Articles & Stories

Meeting Preacher Bill Along

The Road Knowledge

The Humor Of Preacher Fill And Homer And Henry

Continues To Fascinate Children Today

By: Bob Smith - 2007

I guess I'm one of those oddball characters that took three decades to blunder my way through the educational system to high school graduation. Oh, it didn't take me 30 years, only 12. It just seemed like 30. I started attending Neon Grade School in Letcher County in September 1949 and graduated from Lee County High School in May of 1961 with short stops in Perry County at the Upper Broadway Grade School in Hazard and the Klenco Grade School near Cornettsville.
When my occasional trips down memory lane take me back to the school days of my youth, I am inclined to remember most of my teachers as stern taskmasters. However, in all fairness to their memories, I remember any number of those former teachers as individuals dedicated to their profession and armed with the knowledge that a well-rounded student made a better citizen.
In that light, the more enlightened educators attended the school of thought that "all work and no play makes Jack a dull boy." Teachers with that attitude generally tried to make learning an enjoyable experience for their students. When I was first starting out in school, the teacher taught us to sing those silly little songs that generations of school children have come to enjoy. She often joined in the playground games and helped us learn the rules of those games.
As the years slowly passed, there would be teachers who would teach kids to appreciate the value of art and music in their classes. Even in grade school, we would learn to enjoy the pleasure of sports and physical competition. The teachers who taught me to read did not teach me to love reading. That privilege belonged to my mother. Long before I started school, my mother was teaching me to read the words on the sides of Quaker Oatmeal boxes and magazines and phrases from my comic books.
In those days there were no television sets in the schools and homes, no VCRs, no DVDs, and no computers. Most of us were still trying to learn to play the radio. We had never seen a television set and the smartest teachers would have been hard put to explain what a computer was to their class. They existed only in theory anyway. The teachers of that era sometimes used a projector and a movie film as a teaching aid and a treat for the kids. The teachers generally sent a note home with the kids the day before a movie was scheduled for showing in the classroom. The going rate was ten cents. Yep! If you wanted to watch this upcoming adventure on the silver screen, all you needed was one thin dime, and those dimes weren't always easy to come by. Of course, we didn't get to see Roy Rogers or Gene Autry shoot up the place. The film had to have some redeeming educational value or it never made it into our schools. I think I must have seen Treasure Island 10 or 12 times over the years and was fascinated every time. I'm sure there must have been another film or two, but dadblamed if I can remember what any of them were. On the other hand, I don't think I'll ever forget seeing the sails unfurl as Jim Hawkins, Long John Silver, and the rest of the gang put out to sea to find the treasure. Any thoughts I may have had about growing up to be a pirate were dispelled, however, by an old gentleman who lived in our community. He had a hook for a hand, walked with a limp, and had a funny smell. He had a hooked nose, or Roman nose as some folks called it, and piercing black eyes that seemed to look right through you. He was probably harmless enough, but one would never have convinced the kids in the neighborhood of it.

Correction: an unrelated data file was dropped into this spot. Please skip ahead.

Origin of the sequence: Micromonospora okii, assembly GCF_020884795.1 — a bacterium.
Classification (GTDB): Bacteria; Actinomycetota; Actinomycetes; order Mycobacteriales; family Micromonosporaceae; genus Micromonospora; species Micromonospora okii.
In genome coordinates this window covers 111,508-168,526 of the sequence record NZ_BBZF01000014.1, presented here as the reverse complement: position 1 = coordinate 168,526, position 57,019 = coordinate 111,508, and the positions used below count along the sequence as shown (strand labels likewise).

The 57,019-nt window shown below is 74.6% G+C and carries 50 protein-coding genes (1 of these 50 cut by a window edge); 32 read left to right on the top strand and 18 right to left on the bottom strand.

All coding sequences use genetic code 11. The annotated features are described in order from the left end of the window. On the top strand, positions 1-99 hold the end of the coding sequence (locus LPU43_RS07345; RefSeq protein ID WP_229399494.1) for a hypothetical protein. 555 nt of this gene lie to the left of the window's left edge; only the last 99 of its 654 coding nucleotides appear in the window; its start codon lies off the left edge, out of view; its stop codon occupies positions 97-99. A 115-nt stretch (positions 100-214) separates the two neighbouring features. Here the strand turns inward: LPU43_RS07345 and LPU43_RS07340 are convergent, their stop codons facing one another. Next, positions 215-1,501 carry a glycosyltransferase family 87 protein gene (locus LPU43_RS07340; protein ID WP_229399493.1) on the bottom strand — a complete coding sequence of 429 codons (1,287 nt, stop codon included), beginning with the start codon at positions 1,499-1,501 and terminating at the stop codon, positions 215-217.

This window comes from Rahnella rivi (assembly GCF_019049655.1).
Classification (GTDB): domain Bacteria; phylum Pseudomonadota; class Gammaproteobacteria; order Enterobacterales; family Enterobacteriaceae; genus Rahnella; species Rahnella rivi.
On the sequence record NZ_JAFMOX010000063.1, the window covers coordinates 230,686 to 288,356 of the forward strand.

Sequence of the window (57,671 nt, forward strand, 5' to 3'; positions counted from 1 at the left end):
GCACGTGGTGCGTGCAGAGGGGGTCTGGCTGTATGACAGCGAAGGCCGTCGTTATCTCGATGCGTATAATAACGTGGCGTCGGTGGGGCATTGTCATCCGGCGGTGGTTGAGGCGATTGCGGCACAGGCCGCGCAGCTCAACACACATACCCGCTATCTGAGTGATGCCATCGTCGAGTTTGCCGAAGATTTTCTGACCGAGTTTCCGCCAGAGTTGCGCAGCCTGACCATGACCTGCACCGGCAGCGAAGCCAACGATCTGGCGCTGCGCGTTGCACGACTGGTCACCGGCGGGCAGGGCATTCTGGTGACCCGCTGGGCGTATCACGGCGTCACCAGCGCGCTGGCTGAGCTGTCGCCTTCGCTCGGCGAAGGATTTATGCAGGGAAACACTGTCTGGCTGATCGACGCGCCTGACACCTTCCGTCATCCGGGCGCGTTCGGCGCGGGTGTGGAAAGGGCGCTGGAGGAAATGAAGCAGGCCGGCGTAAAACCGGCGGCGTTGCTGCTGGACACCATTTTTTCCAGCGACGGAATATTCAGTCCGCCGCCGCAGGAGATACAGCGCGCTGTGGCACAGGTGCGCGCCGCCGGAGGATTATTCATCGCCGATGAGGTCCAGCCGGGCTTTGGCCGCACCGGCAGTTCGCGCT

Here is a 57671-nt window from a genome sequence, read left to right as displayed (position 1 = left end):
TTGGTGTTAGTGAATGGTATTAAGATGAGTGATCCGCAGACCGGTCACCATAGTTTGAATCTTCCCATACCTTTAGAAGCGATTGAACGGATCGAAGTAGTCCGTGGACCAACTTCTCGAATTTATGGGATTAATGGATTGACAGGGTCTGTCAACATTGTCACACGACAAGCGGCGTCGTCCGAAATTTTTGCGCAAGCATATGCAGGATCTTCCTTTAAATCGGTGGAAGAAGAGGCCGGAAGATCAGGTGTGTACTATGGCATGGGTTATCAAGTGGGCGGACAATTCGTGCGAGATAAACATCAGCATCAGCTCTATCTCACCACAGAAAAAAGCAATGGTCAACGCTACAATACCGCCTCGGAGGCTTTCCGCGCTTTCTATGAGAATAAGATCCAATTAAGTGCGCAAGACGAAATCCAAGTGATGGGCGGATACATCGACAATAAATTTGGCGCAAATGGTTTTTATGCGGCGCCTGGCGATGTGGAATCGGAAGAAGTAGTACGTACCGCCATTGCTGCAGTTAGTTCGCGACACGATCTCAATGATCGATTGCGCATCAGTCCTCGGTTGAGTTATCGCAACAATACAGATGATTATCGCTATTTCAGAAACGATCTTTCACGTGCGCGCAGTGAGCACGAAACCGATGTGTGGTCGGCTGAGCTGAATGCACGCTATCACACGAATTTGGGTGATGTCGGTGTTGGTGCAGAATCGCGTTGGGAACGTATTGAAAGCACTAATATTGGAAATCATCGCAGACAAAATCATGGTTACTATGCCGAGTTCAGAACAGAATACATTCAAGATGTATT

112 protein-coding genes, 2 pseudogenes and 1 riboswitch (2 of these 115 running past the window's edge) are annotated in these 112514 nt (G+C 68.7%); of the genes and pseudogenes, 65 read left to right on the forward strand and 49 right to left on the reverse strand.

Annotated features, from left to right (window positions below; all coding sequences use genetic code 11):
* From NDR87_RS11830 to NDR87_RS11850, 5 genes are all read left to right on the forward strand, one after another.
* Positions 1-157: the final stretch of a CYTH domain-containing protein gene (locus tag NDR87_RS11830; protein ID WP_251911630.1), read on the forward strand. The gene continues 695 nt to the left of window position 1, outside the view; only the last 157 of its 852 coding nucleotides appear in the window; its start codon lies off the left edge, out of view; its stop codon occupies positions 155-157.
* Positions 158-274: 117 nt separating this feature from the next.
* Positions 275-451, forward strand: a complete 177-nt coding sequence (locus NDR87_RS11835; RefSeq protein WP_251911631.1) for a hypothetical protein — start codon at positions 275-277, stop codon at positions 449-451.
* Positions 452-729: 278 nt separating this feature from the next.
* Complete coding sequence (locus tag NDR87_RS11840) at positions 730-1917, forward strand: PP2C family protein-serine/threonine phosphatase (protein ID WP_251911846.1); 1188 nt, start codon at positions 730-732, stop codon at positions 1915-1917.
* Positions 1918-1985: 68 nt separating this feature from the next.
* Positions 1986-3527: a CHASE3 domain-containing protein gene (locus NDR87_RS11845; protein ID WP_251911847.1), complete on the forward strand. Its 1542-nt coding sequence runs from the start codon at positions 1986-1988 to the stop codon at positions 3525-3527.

Preacher Bill Holeman with sidekicks, Homer and Henry. They have been visiting Eastern Kentucky Schools since the 1950s.

All sorts of folks stopped by our schools to visit the kids. Some, like Cowboy Homer Harris, came by with his wonder horse to collect our dimes. When I remember some of his tricks and the way that horse could count, I would swear it was smarter than half the kids in my class. We had magicians and jugglers that showed up, too, and then there were the church folks. The missionaries would stop by from time to time to offer Bible classes in the school. To encourage students to learn Bible verses, they would offer copies of the New Testament and various other incentives.